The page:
Naturally, this brightest Sun cannot make up for its anemic lack of height in the sky. Its rays hit the ground at an oblique angle and are spread out and weakened, compared with solar strength when it’s high up. Still, the current brighter Sun makes our winters more moderate than they’d otherwise be.
In the Southern Hemisphere – enjoying summer right now – the added boost of having this seven-percent-greater Sun intensity should theoretically make seasons more extreme than ours, with hotter highs and colder lows. It doesn’t happen only because they have far more oceanic acreage. Water moderates temperatures, so that the two hemispheres, remarkably, have all factors balancing out.
To put real numbers on it, we’re now just 91 ½ million miles from the Sun, compared to the 94.8 million gap in July. That’s a difference of 3 1/3 million miles.
Besides the brighter Sun, we get other noticeable effects. Planets are whipped to faster orbital speeds when nearest the Sun, so that Earth now zooms along at a zippy 67,000 miles an hour compared to our summertime speed of 65,000. This 2,000-mph boost carries us more quickly through this depressing section of our orbit where our northern axis points anti-sunward, getting this chilly experience over with more rapidly. It hastens the end of winter, just as our slowest orbital speed from June through August extends summers. This is why our summers are five days longer than our winters.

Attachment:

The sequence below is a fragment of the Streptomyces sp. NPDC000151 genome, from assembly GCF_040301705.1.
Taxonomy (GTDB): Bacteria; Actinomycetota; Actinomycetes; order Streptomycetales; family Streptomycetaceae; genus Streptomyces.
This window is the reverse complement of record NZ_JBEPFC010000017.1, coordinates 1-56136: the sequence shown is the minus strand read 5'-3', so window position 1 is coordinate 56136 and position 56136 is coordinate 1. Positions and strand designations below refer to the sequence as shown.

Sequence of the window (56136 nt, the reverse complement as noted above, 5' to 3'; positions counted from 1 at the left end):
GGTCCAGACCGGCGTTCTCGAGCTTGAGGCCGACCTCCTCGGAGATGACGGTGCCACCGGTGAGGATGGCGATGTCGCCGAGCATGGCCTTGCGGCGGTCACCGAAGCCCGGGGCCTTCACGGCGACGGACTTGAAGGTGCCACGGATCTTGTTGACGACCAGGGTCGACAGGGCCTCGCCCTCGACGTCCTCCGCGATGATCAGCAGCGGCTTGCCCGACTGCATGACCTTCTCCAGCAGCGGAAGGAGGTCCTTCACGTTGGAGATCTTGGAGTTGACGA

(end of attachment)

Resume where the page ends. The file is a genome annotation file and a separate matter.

There’s still more. By moving faster, the time from true solar noon – when the Sun is on the meridian and highest up – to the next day’s noon is longer by 16 seconds a day compared to July. Our planet has to spin around just a bit more these days to reach the place where it once again perfectly faces the Sun, whose position against the stars has shifted most rapidly due to our currently fast orbital motion. In other words, the day’s unvarying clock length of exactly 24 hours now maximally differs from the actual time between subsequent solar noons.
This correction appears on sundials, in case you frugally keep time that way. It’s also marked on globes in the form of a figure-eight called the analemma. It adds up, and helps make clock time and sundial time differ by about 15 minutes at a couple of occasions every year. It also explains why our earliest sunset is on December 7, while the darkest mornings (latest sunrises) are delayed until the first week of January. It’s because our clocks annually go out of synch with the Sun.
Lots of consequences – good ones – largely because our orbit isn’t round. Happy Perihelion!